When she spotted the curled-up rattlesnake lying almost directly at the entrance to the overgrown trail that led down to the infamous cave, she let out a surprised little shriek.

“It’s okay,” he snapped. “Be quiet.”

After that one squeal, her vocal cords had stopped functioning, so being quiet wasn’t a big problem. Of course, her feet had stopped working, too. And she might have come close to peeing her pants.

The snake—a big one, as far as she was concerned, but what snake wasn’t?—had spotted them. Its head rose from its coiled body, and it stared and hissed. The tail sticking out at the bottom of wound-up pile of teeth, venom, and slitheriness began to quiver, making that unmistakable sound that had also somehow been deemed appropriate for little baby toys.

“Back up slowly,” he murmured, taking her arm and pulling her with him.

“I hate snakes, Rowan,” she whispered.

“You’re okay. He’s more scared of you than you are of him.”

“I seriously doubt that.”

“He’s just protecting his territory.”

The animal could become king of the ranch as far as she was concerned.

When they were about fifteen feet away from the creature, it lowered its head and settled back down into its sunny spot, but it kept looking in their direction. Evie had the feeling it had no intention of going anywhere. It wasn’t like they’d scared it out of their path, but he’d definitely scared her out of his.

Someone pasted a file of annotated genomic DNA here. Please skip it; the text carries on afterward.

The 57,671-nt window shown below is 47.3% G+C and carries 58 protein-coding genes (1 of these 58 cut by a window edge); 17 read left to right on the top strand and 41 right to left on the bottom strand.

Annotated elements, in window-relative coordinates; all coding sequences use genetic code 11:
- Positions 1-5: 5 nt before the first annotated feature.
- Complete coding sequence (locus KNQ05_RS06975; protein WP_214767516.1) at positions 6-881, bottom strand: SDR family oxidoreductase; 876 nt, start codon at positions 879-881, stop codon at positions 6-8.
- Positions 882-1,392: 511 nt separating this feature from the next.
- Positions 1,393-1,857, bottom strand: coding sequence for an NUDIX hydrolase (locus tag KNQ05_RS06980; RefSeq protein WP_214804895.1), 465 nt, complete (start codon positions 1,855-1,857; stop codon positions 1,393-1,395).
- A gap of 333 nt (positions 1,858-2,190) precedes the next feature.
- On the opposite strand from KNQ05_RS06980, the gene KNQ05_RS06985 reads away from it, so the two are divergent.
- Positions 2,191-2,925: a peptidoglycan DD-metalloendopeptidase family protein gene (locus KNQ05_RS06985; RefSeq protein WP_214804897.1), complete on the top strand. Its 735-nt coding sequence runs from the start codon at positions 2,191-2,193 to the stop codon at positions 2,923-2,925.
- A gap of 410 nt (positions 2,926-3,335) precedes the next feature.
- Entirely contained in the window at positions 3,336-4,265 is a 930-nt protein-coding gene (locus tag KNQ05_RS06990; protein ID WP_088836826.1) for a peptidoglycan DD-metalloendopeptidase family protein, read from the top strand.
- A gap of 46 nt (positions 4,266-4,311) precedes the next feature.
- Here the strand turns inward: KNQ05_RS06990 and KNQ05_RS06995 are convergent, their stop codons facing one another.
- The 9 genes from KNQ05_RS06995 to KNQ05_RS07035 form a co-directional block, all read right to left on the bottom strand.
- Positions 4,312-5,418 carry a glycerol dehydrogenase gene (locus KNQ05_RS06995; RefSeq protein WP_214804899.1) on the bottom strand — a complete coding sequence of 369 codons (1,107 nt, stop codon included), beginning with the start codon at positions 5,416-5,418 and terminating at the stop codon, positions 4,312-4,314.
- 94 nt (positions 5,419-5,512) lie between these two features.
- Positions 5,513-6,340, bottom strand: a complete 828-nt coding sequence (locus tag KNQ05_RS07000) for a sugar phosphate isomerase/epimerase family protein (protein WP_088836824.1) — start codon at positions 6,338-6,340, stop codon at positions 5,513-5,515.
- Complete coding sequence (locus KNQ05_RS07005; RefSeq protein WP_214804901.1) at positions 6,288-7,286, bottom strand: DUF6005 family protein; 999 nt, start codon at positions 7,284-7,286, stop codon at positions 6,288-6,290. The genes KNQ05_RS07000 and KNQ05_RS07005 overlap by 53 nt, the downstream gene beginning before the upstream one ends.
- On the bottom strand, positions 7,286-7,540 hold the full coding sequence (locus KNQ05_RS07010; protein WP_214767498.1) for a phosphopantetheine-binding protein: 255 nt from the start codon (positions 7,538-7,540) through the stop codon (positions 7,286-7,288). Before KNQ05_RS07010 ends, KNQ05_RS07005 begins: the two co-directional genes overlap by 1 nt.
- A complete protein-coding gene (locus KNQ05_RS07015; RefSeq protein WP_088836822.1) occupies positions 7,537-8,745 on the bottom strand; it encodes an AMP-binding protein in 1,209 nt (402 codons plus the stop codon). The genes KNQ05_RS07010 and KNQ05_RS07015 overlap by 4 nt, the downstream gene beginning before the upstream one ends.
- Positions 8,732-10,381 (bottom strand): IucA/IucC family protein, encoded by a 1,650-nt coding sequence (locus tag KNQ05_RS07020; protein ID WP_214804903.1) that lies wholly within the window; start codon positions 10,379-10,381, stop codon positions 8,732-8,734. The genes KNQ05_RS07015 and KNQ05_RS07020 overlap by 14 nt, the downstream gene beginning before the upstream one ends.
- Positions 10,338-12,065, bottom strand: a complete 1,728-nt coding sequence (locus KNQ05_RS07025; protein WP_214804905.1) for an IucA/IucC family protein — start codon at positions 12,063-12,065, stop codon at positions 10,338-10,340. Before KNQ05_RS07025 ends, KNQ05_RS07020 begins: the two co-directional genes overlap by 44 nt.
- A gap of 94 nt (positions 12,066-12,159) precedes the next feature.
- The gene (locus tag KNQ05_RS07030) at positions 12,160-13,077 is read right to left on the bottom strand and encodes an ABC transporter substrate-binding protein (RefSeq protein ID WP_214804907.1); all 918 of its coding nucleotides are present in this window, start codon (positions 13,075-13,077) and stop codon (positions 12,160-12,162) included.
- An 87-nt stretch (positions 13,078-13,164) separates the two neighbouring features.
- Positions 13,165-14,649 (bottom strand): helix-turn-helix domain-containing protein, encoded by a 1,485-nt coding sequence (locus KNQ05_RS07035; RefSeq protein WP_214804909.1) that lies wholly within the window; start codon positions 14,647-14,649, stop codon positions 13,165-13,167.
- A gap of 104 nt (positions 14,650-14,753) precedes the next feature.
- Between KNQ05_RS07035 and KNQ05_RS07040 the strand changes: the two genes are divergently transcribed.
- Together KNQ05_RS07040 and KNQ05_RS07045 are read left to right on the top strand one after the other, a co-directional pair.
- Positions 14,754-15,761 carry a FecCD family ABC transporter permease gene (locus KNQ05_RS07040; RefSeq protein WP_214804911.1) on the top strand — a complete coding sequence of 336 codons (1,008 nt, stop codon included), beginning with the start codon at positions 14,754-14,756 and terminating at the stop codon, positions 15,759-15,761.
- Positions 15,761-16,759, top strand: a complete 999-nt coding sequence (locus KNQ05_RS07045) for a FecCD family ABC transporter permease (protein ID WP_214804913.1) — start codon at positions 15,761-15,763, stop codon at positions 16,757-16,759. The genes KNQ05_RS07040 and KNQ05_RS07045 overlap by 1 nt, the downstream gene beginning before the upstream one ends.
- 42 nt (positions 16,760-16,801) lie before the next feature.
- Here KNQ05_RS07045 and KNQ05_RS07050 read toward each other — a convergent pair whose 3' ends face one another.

“You okay?” he asked, turning and placing both hands on her shoulders. His expression and tone were concerned.

“Yeah, I think so. But I’ve seen enough. Ready to go? I could really use a corn dog. Or pizza. You want some pizza?”

He stared at her, a tiny smile on his lips. “You really are scared of snakes?”


“I didn’t think you were afraid of anything, Evie Fleming.” He shook his head. “You go up against a serial killer, you fight with a mugger, but a three-foot-long animal who hisses at you sends you running?”

Glaring, she replied, “Everybody has one weakness, okay? My stupid brother dragged me to see Snakes on a Plane when we were in high school. I never recovered.”

“You have a brother?”

She nodded. “Two actually, one older and one younger.”

“Wow, so do I. One older, one younger.”

Smirking, she said, “Yeah, I’ve heard.”

“To think I didn’t know that about you.”

“There are plenty of things you don’t know about me. But that’s okay, I don’t know a whole lot about you either.”

“Except what the entire world has seen in every tabloid on the planet since I was six years old.”

“But then almost nothing since you left Hollywood when you were, what, twelve? Thirteen?”

He nodded.

She had always assumed the death of his only sister was what had driven the boys out of Hollywood. Although he had only mentioned Rachel once or twice, she suspected the bond had been very tight and that none of the brothers had ever truly gotten over the loss. Her brothers were a pain in her ass sometimes, but she didn’t even want to think about losing them.

“I don’t think cops rate tabloid covers.”